Destiny (Der Mude Tod)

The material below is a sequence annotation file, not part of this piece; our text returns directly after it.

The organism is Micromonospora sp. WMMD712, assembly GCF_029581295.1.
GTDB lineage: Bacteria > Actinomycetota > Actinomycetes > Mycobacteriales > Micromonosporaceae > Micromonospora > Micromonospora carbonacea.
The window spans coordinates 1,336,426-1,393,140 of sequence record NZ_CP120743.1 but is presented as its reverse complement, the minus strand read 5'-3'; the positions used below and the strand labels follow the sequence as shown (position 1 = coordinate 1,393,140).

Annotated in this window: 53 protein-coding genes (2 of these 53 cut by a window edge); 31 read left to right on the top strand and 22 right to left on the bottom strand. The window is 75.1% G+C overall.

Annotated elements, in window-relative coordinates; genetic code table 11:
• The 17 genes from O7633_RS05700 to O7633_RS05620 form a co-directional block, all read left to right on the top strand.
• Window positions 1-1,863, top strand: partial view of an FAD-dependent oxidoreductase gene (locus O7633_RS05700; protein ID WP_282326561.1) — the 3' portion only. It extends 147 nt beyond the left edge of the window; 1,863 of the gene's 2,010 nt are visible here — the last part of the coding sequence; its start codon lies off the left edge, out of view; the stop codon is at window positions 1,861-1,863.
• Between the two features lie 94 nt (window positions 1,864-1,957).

One of the early triumphs of German Expressionist Cinema, Destiny was Fritz Lang's first internationally acclaimed picture, and had a direct influence on Douglas Fairbanks' The Thief of Bagdad as well as other American silent movies. The film is a visually impressive parable of Death, rendered in highly symbolic dream images that suggest the inevitability of Fate and the mortality of Love. An unearthly Stranger joins a happy couple at an eerie Transylvanian inn, and later the young boy disappears behind a huge wall protecting the Stranger's domain. In despair, the girl experiences a three-part dream set in fabulously conceived replicas of Renaissance Venice, a Moslem city, and China; each dream relates the story of a young couple pursued by a cruel tyrant and separated by an Angel of Death. As in many German silents, the pictorial beauty and architectural majesty of Lang's compositions are expressed in a series of images that follow one another in an almost anti-climactic fashion, at least if one considers montage the essence of cinema.